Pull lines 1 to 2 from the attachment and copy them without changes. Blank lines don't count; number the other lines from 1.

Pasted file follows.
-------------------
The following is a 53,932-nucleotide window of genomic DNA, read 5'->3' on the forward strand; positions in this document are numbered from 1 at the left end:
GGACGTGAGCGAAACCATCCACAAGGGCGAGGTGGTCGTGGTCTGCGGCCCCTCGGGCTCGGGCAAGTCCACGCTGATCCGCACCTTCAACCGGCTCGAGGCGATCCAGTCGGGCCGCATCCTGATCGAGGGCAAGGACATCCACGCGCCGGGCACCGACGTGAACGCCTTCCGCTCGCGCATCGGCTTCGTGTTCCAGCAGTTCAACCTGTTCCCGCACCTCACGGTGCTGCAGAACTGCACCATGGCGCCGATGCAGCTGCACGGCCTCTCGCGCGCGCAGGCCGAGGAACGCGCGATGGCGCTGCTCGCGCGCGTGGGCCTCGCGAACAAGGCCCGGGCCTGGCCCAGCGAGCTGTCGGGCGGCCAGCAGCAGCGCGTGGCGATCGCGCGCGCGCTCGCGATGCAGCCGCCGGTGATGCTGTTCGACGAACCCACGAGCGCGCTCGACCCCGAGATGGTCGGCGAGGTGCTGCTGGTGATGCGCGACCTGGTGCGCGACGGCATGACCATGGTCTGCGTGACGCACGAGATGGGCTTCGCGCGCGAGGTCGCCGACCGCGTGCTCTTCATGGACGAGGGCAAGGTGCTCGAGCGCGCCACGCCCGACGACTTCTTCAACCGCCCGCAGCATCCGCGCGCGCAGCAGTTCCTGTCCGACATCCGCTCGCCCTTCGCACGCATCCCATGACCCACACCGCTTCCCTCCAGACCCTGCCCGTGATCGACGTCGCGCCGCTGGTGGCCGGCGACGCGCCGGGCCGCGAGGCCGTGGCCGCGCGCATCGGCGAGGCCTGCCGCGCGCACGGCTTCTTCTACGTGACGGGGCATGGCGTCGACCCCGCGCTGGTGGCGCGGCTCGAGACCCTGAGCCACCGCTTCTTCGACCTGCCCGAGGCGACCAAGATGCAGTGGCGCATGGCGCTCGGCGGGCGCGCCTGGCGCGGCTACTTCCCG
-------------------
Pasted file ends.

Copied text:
The following is a 53,932-nucleotide window of genomic DNA, read 5'->3' on the forward strand; positions in this document are numbered from 1 at the left end:
GGACGTGAGCGAAACCATCCACAAGGGCGAGGTGGTCGTGGTCTGCGGCCCCTCGGGCTCGGGCAAGTCCACGCTGATCCGCACCTTCAACCGGCTCGAGGCGATCCAGTCGGGCCGCATCCTGATCGAGGGCAAGGACATCCACGCGCCGGGCACCGACGTGAACGCCTTCCGCTCGCGCATCGGCTTCGTGTTCCAGCAGTTCAACCTGTTCCCGCACCTCACGGTGCTGCAGAACTGCACCATGGCGCCGATGCAGCTGCACGGCCTCTCGCGCGCGCAGGCCGAGGAACGCGCGATGGCGCTGCTCGCGCGCGTGGGCCTCGCGAACAAGGCCCGGGCCTGGCCCAGCGAGCTGTCGGGCGGCCAGCAGCAGCGCGTGGCGATCGCGCGCGCGCTCGCGATGCAGCCGCCGGTGATGCTGTTCGACGAACCCACGAGCGCGCTCGACCCCGAGATGGTCGGCGAGGTGCTGCTGGTGATGCGCGACCTGGTGCGCGACGGCATGACCATGGTCTGCGTGACGCACGAGATGGGCTTCGCGCGCGAGGTCGCCGACCGCGTGCTCTTCATGGACGAGGGCAAGGTGCTCGAGCGCGCCACGCCCGACGACTTCTTCAACCGCCCGCAGCATCCGCGCGCGCAGCAGTTCCTGTCCGACATCCGCTCGCCCTTCGCACGCATCCCATGACCCACACCGCTTCCCTCCAGACCCTGCCCGTGATCGACGTCGCGCCGCTGGTGGCCGGCGACGCGCCGGGCCGCGAGGCCGTGGCCGCGCGCATCGGCGAGGCCTGCCGCGCGCACGGCTTCTTCTACGTGACGGGGCATGGCGTCGACCCCGCGCTGGTGGCGCGGCTCGAGACCCTGAGCCACCGCTTCTTCGACCTGCCCGAGGCGACCAAGATGCAGTGGCGCATGGCGCTCGGCGGGCGCGCCTGGCGCGGCTACTTCCCG